“At the Expense of Its Own Soul”: Bantu Education’s Threat of Closure to Inanda Seminary

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Seminar Date
October 27, 2010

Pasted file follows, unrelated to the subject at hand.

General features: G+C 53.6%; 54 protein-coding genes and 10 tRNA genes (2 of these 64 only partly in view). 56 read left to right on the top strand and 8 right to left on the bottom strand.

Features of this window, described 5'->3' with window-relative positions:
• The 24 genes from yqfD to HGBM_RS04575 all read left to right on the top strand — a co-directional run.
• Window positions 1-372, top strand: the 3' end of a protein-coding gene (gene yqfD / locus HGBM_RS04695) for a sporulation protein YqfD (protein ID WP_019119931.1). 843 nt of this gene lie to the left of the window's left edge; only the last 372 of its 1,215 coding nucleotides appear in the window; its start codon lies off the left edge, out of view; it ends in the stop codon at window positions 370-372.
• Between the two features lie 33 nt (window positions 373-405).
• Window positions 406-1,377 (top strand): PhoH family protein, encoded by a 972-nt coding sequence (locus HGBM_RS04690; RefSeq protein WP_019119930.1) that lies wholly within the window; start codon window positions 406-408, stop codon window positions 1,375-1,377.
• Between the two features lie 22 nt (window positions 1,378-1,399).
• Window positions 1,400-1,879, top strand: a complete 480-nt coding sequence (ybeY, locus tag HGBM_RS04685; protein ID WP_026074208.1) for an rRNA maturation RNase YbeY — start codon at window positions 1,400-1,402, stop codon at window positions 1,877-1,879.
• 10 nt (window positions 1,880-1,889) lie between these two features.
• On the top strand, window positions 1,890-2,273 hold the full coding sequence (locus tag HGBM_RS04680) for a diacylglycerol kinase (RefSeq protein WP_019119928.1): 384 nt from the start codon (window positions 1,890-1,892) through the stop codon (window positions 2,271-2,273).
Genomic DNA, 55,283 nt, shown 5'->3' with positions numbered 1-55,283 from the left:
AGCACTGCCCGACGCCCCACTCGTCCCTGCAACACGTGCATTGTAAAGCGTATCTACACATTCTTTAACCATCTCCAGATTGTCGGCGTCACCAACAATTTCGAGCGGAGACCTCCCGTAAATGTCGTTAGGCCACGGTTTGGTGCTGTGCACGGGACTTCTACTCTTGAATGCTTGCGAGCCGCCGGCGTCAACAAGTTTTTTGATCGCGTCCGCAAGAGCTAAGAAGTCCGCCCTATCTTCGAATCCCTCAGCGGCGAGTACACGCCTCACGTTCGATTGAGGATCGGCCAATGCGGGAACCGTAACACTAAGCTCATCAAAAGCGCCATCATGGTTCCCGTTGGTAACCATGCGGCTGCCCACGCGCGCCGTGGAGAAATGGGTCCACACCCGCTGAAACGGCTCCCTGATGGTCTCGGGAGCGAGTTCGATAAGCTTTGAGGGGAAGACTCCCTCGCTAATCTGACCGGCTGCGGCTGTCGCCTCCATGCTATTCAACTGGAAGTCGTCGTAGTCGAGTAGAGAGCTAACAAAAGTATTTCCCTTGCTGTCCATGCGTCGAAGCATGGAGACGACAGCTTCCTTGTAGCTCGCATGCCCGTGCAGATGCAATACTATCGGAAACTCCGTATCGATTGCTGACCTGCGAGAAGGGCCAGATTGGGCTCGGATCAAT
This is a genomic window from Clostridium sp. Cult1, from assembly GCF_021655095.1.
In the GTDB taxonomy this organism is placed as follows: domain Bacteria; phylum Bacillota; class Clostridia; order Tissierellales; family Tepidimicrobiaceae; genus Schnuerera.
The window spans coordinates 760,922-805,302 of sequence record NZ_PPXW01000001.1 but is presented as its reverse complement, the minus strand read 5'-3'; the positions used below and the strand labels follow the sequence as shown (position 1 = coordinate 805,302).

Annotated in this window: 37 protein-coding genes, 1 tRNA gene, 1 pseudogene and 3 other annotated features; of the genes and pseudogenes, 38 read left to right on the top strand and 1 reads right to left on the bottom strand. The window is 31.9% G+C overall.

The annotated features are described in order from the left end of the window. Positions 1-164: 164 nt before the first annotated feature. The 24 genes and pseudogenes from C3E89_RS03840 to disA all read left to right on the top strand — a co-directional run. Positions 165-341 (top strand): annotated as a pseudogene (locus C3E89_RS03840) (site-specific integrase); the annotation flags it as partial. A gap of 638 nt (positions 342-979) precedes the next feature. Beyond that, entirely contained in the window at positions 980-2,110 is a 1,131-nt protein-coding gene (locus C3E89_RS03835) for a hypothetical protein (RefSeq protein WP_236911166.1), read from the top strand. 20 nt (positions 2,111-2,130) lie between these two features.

Established in 1869, the Congregational American Board’s Inanda Seminary was the first, and is therefore the oldest, all female boarding high school in southern Africa. In 1944, Inanda Seminary became the first school in South Africa to offer a matriculation course for black females. Inanda Seminary is also the only historic Protestant mission school serving Blacks to survive apartheid and the implementation of the National Party’s Bantu Education in the mid- 1950s. The latter claim to fame came as a result of tense negotiations and brinkmanship. For Inanda Seminary, the mid-1950s was a time of limbo, inducing great uncertainty and anxiety; its very existence was in peril. Unlike other faith traditions, such as the more hierarchical and financially endowed Roman Catholic Church, Congregationalists were less able to effectively mobilise the political and financial salvaging of private education. The highly democratised and predominately rural Congregational mission in Natal had a comparatively weak denominational polity with which to absorb the title wave that was the government’s take-over of ecclesiastic schools. Just as the founding of Inanda Seminary “was nothing short of revolutionary”, its survival is nothing short of miraculous. Throughout the succeeding decades until the new century, the school repeatedly found itself on the verge of closure. The following narrative chronicles the beginning of many potential ends of the school due to the National Party government’s implementation of Bantu Education.
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